After the first 30 seconds of "The Other Life," listeners may feel like they are in for "Black Ribbons Part 2." The reality is that like all of Jennings' previous albums, this one has a distinctive sound. He has forayed through Southern Rock, outlaw country and most recently released the straightforward country album "Family Man," which most effectively channeled his daddy's musical ghost. The bulk of "The Other Life" was recorded during those sessions, but it is anything but a straightforward 1970's inspired country collection, instead focusing on darker themes.
After the awkward beginning of The Flying Saucer song, a Pink Floyd like piano driven spaced out tune, the album switches gears. Again and again. A Hard Lesson to Learn and The White Trash Song have a healthy dose of the blues. The title track is a sparse ballad. Mama, It's Just My Medicine is a return to Southern Rock. The Outsider would have fit comfortably on "Put the O Back in Country."
The album is a mixed bag, touching on a variety of genres, which are loosely held together with Jennings' distinctive voice. Sometimes the shift between songs is uncomfortable, distracting from the "wholeness" of the collection as a complete album. The album features some high quality guests: Patty Griffin, Scott Biram and Black Oak Arkansas' Jim Dandy. Unfortunately not one of the collaborations lives up to the caliber of the contributors' regular fare.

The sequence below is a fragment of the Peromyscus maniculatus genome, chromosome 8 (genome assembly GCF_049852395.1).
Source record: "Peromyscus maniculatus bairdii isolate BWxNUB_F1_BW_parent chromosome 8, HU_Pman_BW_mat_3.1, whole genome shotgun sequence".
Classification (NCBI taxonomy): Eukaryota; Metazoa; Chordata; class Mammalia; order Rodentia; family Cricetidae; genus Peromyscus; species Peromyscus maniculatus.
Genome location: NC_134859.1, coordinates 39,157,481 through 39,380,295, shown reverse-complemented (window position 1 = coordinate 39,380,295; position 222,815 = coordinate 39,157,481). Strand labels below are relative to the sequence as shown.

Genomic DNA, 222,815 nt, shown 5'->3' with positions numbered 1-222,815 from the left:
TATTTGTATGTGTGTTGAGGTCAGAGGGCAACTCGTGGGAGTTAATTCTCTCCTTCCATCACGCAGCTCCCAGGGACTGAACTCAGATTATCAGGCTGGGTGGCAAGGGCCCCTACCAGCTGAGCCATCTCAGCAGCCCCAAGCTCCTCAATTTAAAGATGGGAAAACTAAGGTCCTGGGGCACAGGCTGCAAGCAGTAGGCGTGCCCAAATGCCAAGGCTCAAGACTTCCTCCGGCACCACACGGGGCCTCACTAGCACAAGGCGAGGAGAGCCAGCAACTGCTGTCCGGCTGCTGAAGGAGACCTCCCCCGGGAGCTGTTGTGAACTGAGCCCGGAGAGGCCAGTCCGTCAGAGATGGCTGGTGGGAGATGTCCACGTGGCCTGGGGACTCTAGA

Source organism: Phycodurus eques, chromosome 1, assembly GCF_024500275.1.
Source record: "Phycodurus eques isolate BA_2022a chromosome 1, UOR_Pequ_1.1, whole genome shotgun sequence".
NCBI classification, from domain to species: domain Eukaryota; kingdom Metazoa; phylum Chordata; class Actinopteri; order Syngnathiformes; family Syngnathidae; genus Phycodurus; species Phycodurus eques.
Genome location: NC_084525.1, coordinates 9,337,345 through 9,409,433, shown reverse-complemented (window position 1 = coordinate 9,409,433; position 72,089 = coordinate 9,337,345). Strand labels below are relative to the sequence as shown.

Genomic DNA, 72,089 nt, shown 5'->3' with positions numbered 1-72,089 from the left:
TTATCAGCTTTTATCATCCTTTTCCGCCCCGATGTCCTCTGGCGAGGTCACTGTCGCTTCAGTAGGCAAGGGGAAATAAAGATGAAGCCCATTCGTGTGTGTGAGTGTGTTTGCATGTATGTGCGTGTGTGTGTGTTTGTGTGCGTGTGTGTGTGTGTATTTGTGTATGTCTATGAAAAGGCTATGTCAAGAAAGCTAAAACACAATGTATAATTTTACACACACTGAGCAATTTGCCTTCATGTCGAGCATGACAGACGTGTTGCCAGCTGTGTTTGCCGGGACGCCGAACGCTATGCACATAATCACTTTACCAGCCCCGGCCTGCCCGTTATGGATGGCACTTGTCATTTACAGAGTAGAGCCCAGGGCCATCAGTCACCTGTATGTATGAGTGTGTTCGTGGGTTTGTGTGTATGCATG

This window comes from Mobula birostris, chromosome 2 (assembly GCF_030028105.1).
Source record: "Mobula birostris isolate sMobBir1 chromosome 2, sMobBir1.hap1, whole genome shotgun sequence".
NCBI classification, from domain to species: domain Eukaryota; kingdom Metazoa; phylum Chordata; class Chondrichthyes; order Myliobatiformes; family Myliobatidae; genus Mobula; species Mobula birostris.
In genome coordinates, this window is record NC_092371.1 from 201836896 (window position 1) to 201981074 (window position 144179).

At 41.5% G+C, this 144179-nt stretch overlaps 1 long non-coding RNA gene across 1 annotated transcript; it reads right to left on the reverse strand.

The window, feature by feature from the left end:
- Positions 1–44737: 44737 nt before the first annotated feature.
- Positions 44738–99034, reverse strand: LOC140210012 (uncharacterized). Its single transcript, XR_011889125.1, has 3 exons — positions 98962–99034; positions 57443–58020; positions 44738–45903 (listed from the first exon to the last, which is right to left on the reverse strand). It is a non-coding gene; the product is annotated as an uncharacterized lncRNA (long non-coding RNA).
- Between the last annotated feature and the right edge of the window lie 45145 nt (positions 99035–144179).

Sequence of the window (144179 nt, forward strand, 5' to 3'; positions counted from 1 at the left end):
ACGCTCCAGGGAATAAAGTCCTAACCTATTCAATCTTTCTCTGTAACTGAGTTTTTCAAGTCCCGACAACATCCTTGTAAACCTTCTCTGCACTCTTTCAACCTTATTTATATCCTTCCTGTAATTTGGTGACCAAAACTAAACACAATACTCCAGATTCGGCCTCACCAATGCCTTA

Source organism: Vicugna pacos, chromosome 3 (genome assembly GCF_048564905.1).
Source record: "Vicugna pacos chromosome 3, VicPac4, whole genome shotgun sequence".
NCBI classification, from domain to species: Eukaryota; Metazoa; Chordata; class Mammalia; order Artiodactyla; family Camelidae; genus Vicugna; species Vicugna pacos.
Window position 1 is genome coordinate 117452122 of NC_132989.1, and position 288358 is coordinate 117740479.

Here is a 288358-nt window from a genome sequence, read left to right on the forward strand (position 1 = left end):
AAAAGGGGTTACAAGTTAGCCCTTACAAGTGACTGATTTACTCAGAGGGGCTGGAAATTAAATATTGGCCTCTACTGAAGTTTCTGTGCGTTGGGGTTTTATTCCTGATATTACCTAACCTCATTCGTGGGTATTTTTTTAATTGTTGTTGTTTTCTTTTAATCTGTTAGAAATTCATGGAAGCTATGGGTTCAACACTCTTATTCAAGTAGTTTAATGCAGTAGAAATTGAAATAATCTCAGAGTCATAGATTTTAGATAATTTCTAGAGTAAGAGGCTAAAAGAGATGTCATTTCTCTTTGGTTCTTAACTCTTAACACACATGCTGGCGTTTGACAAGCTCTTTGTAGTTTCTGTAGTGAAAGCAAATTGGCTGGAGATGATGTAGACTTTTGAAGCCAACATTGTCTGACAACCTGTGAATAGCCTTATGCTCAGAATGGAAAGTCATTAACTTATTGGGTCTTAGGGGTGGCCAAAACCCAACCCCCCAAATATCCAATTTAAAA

The high points are two attitude laced in-your-face songs that continue the theme that the misplaced Southern Family Anthem started. Previously released Outlaw You is a brash attack on the state of the mainstream country industry, including thinly veiled pokes at Eric Church and Jason Aldean. The Gunslinger slows the tempo down, but ups the vitriol. Both songs are Jennings' way of addressing the Outlaw label that his daddy fought so hard to overcome.
"The Other Life" was released as a companion soundtrack to a short film that Jennings' created. Judged solely as a musical collection, it is a little more disjointed than his other albums, sounding like a b-sides collection compiled from pieces of each of his previous albums. Hardcore fans should find something that reminds them of their favorite Jennings' release, but the random genre switches may be a tough sell for casual fans.